• In the kinds of experiments that we often run in behavioral economics, a control conditioned represents a condition where the intervention, or the nudge , that you’re trying to test is absent.
  • Now, oftentimes in an experiment we could have multiple causes or multiple treatments that are employed simultaneously.
  • A condition refers to the collection of specific tasks and stimuli that the experimenter presents to a participant.
  • In one of the experiments we saw earlier, price framing is a factor that has simply two levels, an aggregate level or an at a pennies a day level.
  • We could run an experiment in which a ticket that has been purchased for a basketball game has been obtained for free, for $10, for $20, or for $30. In this case, the price that has been prepaid for the ticket is the treatment in question the factor that we are studying.
  • In experiments, you could study the effect of a cause on the attitudes or on the strength of preference or on the choices that participants make.
  • What is a manipulation? It is any aspect of a process or a task that the experimenter changes across experimental groups.
  • So any element of the task that is changed by the experimenter across groups is called a manipulation.
  • A couple of other terms to keep in mind when we think about experiments.
  • What’s a background variable? Any set of variables that are given in an experiment and are not manipulated are background variables.
  • Oftentimes, the location, at which data has been collected, or the ethnicity of the participants or the gender or the education level, all represent background variables that are given in the context of an experiment.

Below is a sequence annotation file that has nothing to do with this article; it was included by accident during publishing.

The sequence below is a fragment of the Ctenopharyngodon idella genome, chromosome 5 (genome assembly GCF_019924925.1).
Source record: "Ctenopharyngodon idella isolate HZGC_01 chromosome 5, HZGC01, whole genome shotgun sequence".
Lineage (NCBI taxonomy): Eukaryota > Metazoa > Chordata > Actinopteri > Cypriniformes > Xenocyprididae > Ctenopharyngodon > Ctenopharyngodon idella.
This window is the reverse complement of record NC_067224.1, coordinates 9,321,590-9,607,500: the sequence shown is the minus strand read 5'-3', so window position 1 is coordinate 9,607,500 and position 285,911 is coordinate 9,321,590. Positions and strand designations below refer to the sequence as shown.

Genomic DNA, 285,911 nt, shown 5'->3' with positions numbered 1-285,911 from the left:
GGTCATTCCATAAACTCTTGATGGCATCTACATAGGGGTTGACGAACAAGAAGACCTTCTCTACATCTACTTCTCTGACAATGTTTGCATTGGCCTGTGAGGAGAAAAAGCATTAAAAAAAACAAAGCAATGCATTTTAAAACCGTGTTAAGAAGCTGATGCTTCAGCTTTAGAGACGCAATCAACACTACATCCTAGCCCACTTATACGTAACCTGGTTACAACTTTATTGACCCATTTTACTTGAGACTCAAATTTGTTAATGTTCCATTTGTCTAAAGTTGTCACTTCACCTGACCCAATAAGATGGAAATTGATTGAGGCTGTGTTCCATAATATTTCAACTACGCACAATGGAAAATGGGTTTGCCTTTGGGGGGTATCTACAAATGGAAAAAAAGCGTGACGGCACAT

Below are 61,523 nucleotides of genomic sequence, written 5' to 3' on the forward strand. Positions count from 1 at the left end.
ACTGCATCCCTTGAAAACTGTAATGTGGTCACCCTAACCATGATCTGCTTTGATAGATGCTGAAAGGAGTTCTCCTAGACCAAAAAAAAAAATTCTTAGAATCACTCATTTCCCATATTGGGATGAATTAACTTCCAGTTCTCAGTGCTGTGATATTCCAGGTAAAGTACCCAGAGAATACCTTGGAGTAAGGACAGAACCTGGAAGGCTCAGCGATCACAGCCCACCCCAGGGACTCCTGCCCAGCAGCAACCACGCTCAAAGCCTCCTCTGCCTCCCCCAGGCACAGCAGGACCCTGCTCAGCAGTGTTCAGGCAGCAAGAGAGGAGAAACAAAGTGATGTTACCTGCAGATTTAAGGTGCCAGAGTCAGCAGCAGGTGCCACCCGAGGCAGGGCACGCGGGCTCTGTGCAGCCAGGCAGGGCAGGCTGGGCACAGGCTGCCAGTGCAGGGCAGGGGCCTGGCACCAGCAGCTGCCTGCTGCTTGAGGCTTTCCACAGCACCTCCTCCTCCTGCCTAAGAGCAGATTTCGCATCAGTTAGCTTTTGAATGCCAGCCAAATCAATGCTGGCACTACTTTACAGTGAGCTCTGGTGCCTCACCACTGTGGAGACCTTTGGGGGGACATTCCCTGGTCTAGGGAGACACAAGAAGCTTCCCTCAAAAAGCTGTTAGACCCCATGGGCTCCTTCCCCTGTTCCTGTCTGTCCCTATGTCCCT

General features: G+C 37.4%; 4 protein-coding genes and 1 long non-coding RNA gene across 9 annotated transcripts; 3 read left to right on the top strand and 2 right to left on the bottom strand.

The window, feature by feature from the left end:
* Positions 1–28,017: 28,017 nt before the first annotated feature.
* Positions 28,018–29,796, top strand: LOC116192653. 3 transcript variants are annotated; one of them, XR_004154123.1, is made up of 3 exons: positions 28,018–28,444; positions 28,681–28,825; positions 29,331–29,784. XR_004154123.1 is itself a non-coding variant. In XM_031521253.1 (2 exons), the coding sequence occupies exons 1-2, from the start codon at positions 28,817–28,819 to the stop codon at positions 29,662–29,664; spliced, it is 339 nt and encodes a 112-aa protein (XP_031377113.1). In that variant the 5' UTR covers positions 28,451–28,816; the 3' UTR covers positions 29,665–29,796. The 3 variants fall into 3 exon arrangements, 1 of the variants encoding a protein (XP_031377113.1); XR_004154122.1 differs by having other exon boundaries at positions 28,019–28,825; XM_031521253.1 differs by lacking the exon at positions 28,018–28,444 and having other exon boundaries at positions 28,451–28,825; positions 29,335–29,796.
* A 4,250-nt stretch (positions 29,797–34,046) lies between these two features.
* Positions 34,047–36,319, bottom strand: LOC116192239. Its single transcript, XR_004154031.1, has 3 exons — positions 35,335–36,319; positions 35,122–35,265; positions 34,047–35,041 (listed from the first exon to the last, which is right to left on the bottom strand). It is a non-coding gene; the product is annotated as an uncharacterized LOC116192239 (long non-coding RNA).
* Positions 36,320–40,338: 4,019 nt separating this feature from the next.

• We have to make sure that we interpret the experiments in the context of the background of that experimental setting.
  • In particular, care must be taken in order not to generalize too much from a given set of background variables and push the results of the experiment into other conditions of background variables.
  • It is important to replicate the experiment across different sets of background variables, so that the researcher has greater confidence in the results.
  • If you make the opposite conclusion, if you make the conclusion that the payment mechanism actually changes how much people spend, that would be a confound or, what is called, a bias, as it happens in the experiment.
  • Experimenters or research assistants who actually collect the data are typically blinded to the cause of the experiment, so that we minimize the chance of any allocation biases, minimize the chance that they aim to allocate participants to certain conditions that they think would push the results as they expected.
  • Across multiple experiments, the use of different dependent measures will strengthen the belief that the experimental results all converge towards the same conclusion.
  • One could triangulate by changing methods across experiments, by using multiple sets of background variables and finally, even by changing the data analysis techniques across different groups of experiments.
  • Triangulating across multiple experiments that all try and test the same basic idea, the same basic cause and effect relationship, will increase the confidence in the conclusion that the researcher comes up with.

Unit 3 > 3.1 The Basics of Experiments > 3.1.5 Types of designs

  • What we did in that experiment was we observed people doing laundry over a 40 day window, such that in the first half of the window, the machines accepted quarters.
  • Something has happened in the environment, in this case, the management of the laundromat, that has changed the way in which people do their laundry, or, in an experimental sense, the focal task.
  • Does an experiment like this conclusive prove that if you move away from coins to cards that people with change their laundry behavior, and that the change in the laundry behavior is attributable only to the change in payment mechanism? Keep in mind here the cause is the movement away from coins to a prepaid card.